LTH Home

  Mexican Grill - La Quebrada

  Mexican Grill - La Quebrada
  • Forum HomeLocked Topic BackTop
  • Mexican Grill - La Quebrada

    Post #1 - December 6th, 2005, 11:57 am
    Post #1 - December 6th, 2005, 11:57 am Post #1 - December 6th, 2005, 11:57 am
    Image
    Certificate as awarded to La Quebrada following this nomination.

    When you are in the mood for a good piece of meat, grilled in the style of any one of a number of Mexican regions, and you are in any one of a number of south or west Chicago areas, La Quebrada is there. Reliable even on the rare occasions when the food is not excellent, and different, yet consistently good, throughout all the locations that have been reported on, La Quebrada does it right.

    So, I am breaking from tradition, and nominating the whole damned chain, not just a single location. Aurora, Cicero, Glen Ellyn, 63rd street, and any other location I have missed (see note below - it is no longer the whole chain).

    Good meat, tasty salsa, good side dishes. Can't go wrong. Without going back to Chowhound, where the "discovery" and exploration of La Q occured, here are some sample threads on LTH, feel free to add more.

    VI is a primary advocate: http://lthforum.com/bb/viewtopic.php?p=46790#46790
    And Hammy has chimed in, in his inimitable style :lol: http://lthforum.com/bb/viewtopic.php?p=38145#38145
    Glen Ellyn location:
    http://lthforum.com/bb/viewtopic.php?p=17468#17468
    Aurora update: http://lthforum.com/bb/viewtopic.php?p=1189#1189

    I am sure I could find more. Sorry if this one is so obvious, my other option was ByBy's, which is also more than deserving. Guess I am stuck in Mexican mode 8) .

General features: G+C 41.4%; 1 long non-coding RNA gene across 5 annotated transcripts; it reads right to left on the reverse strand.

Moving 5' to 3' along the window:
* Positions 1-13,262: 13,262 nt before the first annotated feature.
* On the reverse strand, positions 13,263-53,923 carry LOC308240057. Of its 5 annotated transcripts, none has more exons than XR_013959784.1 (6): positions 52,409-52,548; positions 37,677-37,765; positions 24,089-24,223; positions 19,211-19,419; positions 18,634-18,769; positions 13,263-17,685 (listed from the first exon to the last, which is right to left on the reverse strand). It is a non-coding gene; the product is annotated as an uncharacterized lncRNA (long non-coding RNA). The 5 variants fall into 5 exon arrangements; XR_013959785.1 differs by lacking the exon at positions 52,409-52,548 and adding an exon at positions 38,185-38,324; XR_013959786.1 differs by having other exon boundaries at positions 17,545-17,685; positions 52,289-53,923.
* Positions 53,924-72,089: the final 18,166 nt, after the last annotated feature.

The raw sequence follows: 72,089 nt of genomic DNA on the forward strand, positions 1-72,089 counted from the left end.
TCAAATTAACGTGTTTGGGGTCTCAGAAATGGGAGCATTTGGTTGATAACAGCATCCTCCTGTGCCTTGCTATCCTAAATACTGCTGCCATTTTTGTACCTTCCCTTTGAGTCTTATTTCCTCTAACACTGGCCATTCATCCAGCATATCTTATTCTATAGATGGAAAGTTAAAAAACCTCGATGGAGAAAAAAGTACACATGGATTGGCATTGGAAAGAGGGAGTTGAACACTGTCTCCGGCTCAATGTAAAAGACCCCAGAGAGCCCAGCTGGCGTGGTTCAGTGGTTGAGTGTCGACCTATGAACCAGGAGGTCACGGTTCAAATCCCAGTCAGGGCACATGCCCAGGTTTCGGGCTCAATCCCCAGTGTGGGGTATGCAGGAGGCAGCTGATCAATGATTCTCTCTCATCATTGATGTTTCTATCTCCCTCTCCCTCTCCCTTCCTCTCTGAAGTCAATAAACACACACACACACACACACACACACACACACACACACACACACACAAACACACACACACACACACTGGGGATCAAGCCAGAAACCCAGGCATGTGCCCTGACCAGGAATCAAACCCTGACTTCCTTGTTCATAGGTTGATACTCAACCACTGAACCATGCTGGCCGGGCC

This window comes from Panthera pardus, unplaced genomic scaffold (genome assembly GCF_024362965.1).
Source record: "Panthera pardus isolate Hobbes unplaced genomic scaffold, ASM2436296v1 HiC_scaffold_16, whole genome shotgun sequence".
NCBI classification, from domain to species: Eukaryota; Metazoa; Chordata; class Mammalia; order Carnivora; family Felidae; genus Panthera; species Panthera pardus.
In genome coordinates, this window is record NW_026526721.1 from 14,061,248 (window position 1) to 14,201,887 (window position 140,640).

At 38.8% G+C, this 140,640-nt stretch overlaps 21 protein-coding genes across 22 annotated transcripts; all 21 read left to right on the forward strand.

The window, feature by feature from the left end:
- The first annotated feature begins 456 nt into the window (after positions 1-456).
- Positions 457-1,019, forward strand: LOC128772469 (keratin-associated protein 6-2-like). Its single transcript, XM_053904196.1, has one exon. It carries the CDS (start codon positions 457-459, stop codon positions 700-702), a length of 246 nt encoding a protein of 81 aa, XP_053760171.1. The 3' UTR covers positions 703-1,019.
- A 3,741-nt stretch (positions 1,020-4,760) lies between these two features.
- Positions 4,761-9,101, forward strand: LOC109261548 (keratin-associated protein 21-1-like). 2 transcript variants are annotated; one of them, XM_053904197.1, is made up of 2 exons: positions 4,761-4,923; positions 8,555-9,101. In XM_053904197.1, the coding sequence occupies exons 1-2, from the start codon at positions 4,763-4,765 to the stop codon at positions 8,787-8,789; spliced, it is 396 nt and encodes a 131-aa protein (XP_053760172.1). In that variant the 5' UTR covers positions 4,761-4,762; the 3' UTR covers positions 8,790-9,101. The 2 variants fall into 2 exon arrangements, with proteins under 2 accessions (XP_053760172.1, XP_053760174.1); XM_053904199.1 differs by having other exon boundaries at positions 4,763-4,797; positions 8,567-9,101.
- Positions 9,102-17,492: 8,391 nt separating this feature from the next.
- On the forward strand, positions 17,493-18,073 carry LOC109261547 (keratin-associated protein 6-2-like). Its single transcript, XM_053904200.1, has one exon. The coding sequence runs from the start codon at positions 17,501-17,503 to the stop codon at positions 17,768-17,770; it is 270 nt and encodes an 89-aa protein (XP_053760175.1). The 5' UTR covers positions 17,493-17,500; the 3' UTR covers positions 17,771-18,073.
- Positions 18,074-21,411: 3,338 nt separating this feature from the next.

Effective 2008, the following three La Quebrada locations are the only ones that are GNRs:

    La Quebrada
    5100 S California Ave
    Chicago
    (773) 737-4575

    4859 W Roosevelt Rd
    Cicero
    (708) 780-6976

    723 S Broadway
    Aurora, IL 60505
    (630) 896-2535
    Last edited by dicksond on March 27th, 2008, 9:39 am, edited 1 time in total.
    d
    Feeling (south) loopy
  • Post #2 - December 6th, 2005, 2:07 pm
    Post #2 - December 6th, 2005, 2:07 pm Post #2 - December 6th, 2005, 2:07 pm
    Since I'm at the Glen Ellyn location several times a week and *love* their food, I would be a bad customer if I didn't second this nomination. Been partaking of their wonderful food for 16 months now and haven't had a bad meal yet. There are only a few menu items I haven't tried; they are all great!

    Of course, since the name flashed before my eyes, must go for dinner tonight! :lol:
  • Post #3 - December 8th, 2005, 10:59 pm
    Post #3 - December 8th, 2005, 10:59 pm Post #3 - December 8th, 2005, 10:59 pm
    If only they'd consider another location in Albany Park.

    Cheers,
    Wade, but
    "Remember the Alamo? I do, with the very last swallow."
  • Post #4 - December 13th, 2005, 12:32 pm
    Post #4 - December 13th, 2005, 12:32 pm Post #4 - December 13th, 2005, 12:32 pm
    We've been only to the La Quebrada on 63rd Street but have found to be a genuinely first-rate place for a quick and informal meal. The quality of the food -- from meat to salsas to tortillas -- is quite high and, while I cannot comment on other locations, I do think the one on 63rd is a place I wish I had in my neighbourhood and which I recommend to the LTH community as a whole.

    Antonius
    Alle Nerven exzitiert von dem gewürzten Wein -- Anwandlung von Todesahndungen -- Doppeltgänger --
    - aus dem Tagebuch E.T.A. Hoffmanns, 6. Januar 1804.
    ________
    Na sir is na seachain an cath.
  • Post #5 - February 25th, 2008, 6:15 pm
    Post #5 - February 25th, 2008, 6:15 pm Post #5 - February 25th, 2008, 6:15 pm
    Lest my silence on my nomination be misinterpreted...

    I suggest that the renewal of La Quebrada be limited to three locations, Roosevelt, 63rd Street and Aurora. I am comfortable with the quality of those locations, and I admit to having had some much less exciting meals at some of the other locations.

    I think Tony said it pretty well - fresh, reliable high quality food. In those three locations they also offer some interesting fare, though not as unusual as it once seemed.